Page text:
Just wanted to share this inspiring space that belonged to my favorite fiber artist, Lenore Tawney. Image existing and creating in this space…
(have had these images for a while and don’t recall where they came from… apologies)
A striking still from a new documentary about “Drop City“, a temporary artist’s community in Colorado during the late 1960’s. It doesn’t look like there is a Los Angeles screening planned, but I hope to see this at some point!
Not surprisingly, this awesome macramé playground doesn’t exist anymore. What a shame.
Native Funk and Flash – An Emerging Folk Art
by Alexandra Jacopetti/Photographs by Jerry Wainwright
Published by Scrimshaw, 1974
Skull with Turquoise Mosaic, Mexico, Western Oaxaca or Puebla, 1400-1521, gift of Constance McCormick Fearing
Sorry for the lack of posts recently, but I started a new job (hooray!) at the end of September and have had very little spare time or energy. I will still be posting, but the posts will be a little spread out. Please keep me in your RSS reader!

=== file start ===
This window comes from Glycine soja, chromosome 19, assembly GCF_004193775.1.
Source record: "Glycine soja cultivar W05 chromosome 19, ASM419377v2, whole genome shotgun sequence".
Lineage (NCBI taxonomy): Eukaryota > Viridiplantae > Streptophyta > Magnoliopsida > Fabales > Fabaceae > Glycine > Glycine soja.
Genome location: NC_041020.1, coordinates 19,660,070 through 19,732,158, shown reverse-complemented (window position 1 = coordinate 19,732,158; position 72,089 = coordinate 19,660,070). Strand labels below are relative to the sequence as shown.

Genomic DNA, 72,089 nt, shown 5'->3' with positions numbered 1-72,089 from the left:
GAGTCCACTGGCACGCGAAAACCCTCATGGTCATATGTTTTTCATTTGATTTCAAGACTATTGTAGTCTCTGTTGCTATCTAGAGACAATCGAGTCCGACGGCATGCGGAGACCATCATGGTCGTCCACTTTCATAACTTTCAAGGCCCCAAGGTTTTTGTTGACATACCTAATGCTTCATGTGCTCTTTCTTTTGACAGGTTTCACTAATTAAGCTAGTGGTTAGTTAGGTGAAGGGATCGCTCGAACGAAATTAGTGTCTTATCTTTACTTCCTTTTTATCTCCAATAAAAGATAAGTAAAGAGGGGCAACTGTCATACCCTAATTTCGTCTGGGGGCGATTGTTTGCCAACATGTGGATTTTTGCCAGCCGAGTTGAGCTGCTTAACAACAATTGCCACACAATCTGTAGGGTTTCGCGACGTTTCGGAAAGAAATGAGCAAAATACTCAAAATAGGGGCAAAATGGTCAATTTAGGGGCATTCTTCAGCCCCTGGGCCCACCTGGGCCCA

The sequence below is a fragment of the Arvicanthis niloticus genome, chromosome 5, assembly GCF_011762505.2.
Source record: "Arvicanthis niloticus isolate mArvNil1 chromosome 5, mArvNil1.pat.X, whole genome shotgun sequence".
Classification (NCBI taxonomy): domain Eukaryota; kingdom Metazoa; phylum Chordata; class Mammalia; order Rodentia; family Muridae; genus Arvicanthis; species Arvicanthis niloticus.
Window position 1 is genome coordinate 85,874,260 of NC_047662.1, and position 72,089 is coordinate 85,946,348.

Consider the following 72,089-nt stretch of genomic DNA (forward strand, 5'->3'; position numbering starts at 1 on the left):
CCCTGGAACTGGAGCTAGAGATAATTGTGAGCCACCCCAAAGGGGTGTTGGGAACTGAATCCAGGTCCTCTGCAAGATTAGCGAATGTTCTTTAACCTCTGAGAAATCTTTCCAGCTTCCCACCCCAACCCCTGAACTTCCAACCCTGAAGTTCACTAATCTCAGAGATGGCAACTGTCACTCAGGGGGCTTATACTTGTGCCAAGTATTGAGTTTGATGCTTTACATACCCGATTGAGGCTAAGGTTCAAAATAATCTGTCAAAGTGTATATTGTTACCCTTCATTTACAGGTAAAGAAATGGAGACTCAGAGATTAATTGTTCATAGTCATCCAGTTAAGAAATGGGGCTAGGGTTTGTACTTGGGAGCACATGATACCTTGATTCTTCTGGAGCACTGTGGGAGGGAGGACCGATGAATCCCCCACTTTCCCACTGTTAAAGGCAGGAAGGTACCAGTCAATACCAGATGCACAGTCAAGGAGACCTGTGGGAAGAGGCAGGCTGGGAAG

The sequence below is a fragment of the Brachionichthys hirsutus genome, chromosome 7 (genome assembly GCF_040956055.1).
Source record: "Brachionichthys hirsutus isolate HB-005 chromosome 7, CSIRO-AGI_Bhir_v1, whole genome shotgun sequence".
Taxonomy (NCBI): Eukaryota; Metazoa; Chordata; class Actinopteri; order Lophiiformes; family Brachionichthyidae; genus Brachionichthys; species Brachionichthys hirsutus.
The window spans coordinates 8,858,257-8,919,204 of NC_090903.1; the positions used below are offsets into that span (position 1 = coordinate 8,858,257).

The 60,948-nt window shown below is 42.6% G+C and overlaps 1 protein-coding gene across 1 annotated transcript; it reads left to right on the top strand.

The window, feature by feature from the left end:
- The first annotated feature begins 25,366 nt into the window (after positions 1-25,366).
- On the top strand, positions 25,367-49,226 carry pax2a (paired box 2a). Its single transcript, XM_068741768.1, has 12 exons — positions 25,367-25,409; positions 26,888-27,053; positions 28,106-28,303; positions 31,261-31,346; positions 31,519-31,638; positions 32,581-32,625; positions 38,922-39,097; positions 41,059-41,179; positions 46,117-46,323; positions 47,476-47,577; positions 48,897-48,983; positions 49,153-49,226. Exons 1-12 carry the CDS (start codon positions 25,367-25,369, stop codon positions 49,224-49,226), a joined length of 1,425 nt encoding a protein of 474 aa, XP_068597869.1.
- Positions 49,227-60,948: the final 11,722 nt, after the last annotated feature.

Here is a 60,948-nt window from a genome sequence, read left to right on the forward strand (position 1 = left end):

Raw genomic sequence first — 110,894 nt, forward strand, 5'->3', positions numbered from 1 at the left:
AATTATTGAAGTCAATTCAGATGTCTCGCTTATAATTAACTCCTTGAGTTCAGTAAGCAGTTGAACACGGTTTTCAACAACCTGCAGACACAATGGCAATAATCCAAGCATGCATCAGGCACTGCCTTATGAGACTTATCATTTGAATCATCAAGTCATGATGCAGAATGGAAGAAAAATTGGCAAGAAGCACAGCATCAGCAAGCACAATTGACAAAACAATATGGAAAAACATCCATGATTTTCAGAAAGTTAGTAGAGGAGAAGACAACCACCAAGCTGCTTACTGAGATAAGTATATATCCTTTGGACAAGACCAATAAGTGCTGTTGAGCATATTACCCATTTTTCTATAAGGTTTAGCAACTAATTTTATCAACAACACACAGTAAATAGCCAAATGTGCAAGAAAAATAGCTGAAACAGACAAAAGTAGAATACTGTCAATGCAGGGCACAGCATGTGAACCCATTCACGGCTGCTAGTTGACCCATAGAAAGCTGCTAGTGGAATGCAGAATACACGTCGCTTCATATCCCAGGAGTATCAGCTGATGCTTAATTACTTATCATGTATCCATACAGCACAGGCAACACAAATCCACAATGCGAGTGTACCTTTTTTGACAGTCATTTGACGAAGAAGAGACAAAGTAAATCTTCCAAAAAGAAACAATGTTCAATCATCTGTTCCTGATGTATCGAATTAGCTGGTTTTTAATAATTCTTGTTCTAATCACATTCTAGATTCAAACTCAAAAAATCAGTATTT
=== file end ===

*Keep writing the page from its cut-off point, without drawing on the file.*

So this past weekend my lovely mother came to visit from Northern California. We visited LACMA because I wanted to show her LACMA first of all, but also wanted to see their contribution to Pacific Standard Time. My favorites were California Design, 1930-1965: Living in a Modern Way and the installation of Five Card Stud by Ed Kleinholtz which was quite moving and immersive. This is a post about the former, but the latter is darkly fantastic and definitely worth visiting.
I took a janky phone photo of the Eames living room, as recreated by LACMA to compare to the real thing. I can tell you that even though it wasn’t identical, it filled me with joy and made me want to hop into the installation and have a cup of coffee a friend (or with the Eames’s).
Not quite the same, but you should check it out here for more detail.